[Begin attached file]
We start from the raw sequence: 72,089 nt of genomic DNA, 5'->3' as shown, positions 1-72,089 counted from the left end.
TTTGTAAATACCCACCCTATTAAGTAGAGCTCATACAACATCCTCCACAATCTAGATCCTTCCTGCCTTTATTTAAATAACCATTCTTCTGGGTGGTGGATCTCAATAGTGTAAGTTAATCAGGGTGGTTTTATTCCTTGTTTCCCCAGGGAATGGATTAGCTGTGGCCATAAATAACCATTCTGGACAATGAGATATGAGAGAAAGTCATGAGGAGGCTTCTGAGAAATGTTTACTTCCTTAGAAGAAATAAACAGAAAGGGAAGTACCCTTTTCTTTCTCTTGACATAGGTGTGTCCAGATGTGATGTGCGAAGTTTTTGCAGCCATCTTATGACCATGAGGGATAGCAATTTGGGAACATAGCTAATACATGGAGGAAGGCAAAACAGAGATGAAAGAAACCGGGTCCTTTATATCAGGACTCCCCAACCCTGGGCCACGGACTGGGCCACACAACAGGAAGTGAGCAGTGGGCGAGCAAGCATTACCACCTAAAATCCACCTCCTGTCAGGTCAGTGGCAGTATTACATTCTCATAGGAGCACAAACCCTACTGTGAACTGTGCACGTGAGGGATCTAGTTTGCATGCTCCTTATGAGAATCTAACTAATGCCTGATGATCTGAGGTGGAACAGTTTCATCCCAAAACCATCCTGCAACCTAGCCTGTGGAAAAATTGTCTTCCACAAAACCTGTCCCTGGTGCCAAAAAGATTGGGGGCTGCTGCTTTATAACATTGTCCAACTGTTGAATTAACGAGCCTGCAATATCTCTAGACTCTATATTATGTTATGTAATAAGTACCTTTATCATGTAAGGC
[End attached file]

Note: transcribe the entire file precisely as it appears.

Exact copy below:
We start from the raw sequence: 72,089 nt of genomic DNA, 5'->3' as shown, positions 1-72,089 counted from the left end.
TTTGTAAATACCCACCCTATTAAGTAGAGCTCATACAACATCCTCCACAATCTAGATCCTTCCTGCCTTTATTTAAATAACCATTCTTCTGGGTGGTGGATCTCAATAGTGTAAGTTAATCAGGGTGGTTTTATTCCTTGTTTCCCCAGGGAATGGATTAGCTGTGGCCATAAATAACCATTCTGGACAATGAGATATGAGAGAAAGTCATGAGGAGGCTTCTGAGAAATGTTTACTTCCTTAGAAGAAATAAACAGAAAGGGAAGTACCCTTTTCTTTCTCTTGACATAGGTGTGTCCAGATGTGATGTGCGAAGTTTTTGCAGCCATCTTATGACCATGAGGGATAGCAATTTGGGAACATAGCTAATACATGGAGGAAGGCAAAACAGAGATGAAAGAAACCGGGTCCTTTATATCAGGACTCCCCAACCCTGGGCCACGGACTGGGCCACACAACAGGAAGTGAGCAGTGGGCGAGCAAGCATTACCACCTAAAATCCACCTCCTGTCAGGTCAGTGGCAGTATTACATTCTCATAGGAGCACAAACCCTACTGTGAACTGTGCACGTGAGGGATCTAGTTTGCATGCTCCTTATGAGAATCTAACTAATGCCTGATGATCTGAGGTGGAACAGTTTCATCCCAAAACCATCCTGCAACCTAGCCTGTGGAAAAATTGTCTTCCACAAAACCTGTCCCTGGTGCCAAAAAGATTGGGGGCTGCTGCTTTATAACATTGTCCAACTGTTGAATTAACGAGCCTGCAATATCTCTAGACTCTATATTATGTTATGTAATAAGTACCTTTATCATGTAAGGC